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Sun Microsystems returned to profitability in its third fiscal quarter despite a decline in revenue.

The hardware maker posted revenue of $2.79 billion, which is a ten percent drop from the $3.11 billion posted in the same quarter a year ago. Sun managed to squeeze out a profit of $4 million versus a $37 million loss last year.

The analysts present on a conference call appeared displeased with the results and peppered Sun executives with questions about the future of the Unix market and the potential of various growth areas.

Steve Milunovich of Merrill Lynch applied his razor sharp wit to Sun's problem by labeling the company a proprietary vendor and then noting that many proprietary vendors have struggled in the past. Milunovich, mind you, considers the Itanium processor an open platform.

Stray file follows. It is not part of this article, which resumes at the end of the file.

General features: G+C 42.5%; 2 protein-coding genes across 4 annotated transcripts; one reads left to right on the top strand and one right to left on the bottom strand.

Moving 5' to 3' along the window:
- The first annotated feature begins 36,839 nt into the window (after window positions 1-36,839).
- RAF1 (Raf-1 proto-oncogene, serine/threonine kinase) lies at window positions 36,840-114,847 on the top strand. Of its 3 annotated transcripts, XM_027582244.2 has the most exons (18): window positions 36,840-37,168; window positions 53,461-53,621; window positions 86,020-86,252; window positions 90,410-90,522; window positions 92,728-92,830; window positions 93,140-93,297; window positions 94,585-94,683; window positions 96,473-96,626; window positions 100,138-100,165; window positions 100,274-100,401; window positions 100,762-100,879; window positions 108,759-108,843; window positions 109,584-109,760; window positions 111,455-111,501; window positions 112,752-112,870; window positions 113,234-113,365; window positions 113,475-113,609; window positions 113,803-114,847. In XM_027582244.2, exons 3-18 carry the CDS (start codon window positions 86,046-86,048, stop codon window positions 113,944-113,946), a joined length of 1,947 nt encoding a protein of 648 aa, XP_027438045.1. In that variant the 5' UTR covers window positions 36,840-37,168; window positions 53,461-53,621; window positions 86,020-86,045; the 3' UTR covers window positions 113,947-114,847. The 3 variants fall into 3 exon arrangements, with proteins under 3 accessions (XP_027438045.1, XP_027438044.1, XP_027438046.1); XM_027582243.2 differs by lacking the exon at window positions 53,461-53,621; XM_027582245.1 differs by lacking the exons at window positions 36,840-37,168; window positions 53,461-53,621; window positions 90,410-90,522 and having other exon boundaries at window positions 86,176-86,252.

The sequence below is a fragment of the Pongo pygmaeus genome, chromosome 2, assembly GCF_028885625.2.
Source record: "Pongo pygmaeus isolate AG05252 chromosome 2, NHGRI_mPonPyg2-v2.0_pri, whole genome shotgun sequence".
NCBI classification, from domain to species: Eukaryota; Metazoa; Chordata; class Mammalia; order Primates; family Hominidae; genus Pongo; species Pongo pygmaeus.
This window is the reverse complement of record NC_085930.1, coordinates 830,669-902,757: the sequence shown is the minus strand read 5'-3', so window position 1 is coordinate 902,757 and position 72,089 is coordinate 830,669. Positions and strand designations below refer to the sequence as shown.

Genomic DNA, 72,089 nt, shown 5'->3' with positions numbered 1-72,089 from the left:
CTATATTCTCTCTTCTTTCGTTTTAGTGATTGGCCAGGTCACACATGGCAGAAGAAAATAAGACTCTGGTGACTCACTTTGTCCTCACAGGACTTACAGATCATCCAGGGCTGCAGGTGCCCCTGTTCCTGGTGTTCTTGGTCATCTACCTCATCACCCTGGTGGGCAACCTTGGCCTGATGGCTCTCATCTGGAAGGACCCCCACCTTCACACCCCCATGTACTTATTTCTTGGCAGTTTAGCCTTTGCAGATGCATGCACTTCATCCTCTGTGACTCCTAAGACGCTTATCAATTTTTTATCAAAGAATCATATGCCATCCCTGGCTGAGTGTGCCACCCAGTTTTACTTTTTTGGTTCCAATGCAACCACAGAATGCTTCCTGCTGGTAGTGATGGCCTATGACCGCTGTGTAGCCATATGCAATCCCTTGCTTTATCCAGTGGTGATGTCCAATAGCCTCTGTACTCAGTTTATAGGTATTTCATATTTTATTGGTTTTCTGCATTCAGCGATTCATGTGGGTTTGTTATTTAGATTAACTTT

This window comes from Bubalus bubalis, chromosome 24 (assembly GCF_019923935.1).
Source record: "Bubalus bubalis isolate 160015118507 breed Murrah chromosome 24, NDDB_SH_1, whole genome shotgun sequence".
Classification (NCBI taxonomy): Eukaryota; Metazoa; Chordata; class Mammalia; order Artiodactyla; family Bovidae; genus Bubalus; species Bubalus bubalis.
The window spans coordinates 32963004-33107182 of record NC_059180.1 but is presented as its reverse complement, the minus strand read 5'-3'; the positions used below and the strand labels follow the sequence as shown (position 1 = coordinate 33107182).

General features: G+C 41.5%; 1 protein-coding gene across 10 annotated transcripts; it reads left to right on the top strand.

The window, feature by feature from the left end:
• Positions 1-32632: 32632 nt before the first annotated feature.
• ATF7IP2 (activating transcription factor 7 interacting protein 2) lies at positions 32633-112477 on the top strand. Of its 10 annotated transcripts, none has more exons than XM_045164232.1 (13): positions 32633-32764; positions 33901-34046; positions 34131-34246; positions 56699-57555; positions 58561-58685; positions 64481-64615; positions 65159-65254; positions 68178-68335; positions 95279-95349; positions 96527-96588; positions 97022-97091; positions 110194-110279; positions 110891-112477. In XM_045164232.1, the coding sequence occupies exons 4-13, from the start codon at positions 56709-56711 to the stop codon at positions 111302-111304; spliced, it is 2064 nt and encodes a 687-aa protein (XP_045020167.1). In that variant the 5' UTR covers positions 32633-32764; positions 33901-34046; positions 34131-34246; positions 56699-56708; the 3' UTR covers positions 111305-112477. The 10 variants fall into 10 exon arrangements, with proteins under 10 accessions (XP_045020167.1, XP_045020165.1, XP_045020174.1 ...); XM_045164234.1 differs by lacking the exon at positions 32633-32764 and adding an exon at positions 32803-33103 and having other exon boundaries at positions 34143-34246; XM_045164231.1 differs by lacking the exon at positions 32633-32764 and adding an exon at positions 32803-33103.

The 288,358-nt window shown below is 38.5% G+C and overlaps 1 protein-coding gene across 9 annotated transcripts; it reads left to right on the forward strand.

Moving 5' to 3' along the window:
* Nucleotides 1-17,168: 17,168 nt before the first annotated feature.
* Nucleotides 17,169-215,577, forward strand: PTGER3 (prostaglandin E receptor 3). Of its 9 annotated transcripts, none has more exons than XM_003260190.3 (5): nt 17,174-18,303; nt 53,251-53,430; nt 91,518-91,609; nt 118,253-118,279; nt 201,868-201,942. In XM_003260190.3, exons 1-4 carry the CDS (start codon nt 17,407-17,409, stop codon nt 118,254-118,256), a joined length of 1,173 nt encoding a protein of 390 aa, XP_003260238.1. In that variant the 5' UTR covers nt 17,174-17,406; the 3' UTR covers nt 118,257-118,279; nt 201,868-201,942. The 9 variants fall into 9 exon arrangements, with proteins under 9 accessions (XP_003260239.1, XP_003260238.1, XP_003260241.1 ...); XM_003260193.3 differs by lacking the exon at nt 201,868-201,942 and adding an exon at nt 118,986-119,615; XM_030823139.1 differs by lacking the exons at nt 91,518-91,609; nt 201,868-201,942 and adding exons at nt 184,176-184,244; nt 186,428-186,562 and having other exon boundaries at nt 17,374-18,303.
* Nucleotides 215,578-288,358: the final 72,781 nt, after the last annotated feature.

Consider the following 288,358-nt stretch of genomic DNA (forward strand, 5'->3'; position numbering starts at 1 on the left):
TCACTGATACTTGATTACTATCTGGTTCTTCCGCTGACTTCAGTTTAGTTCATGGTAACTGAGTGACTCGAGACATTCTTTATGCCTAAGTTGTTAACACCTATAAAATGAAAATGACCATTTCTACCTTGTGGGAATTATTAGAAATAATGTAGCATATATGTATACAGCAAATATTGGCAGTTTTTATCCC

Scott McNealy, CEO at Sun, was short with the Merrill whiz.

"I'm not quite sure I understand the question," McNealy said. "There is nothing proprietary about what we are doing."

McNealy pointed to the wide use of the Solaris operating system, Linux servers, SPARC and Java as indications of Sun's openness.

Sun is looking for its bets on new 32-bit Intel systems, the inclusion of its middleware stack with Solaris and upcoming multicore chips to help drive future growth into new areas, McNealy said.

The Sun chief pointed to Zones - which you first read about here that will ship with Solaris 10. Sun is betting on Zones as another way for SPARC systems to match Intel-based price performance. The Zones will let users split up servers into numerous different compartments each able to run their own software stack.

Sun saw total gross margin rise 2.5 per cent to 44.6 per cent of revenue over the corresponding period last year.®

5 things you didn’t know about cloud backup

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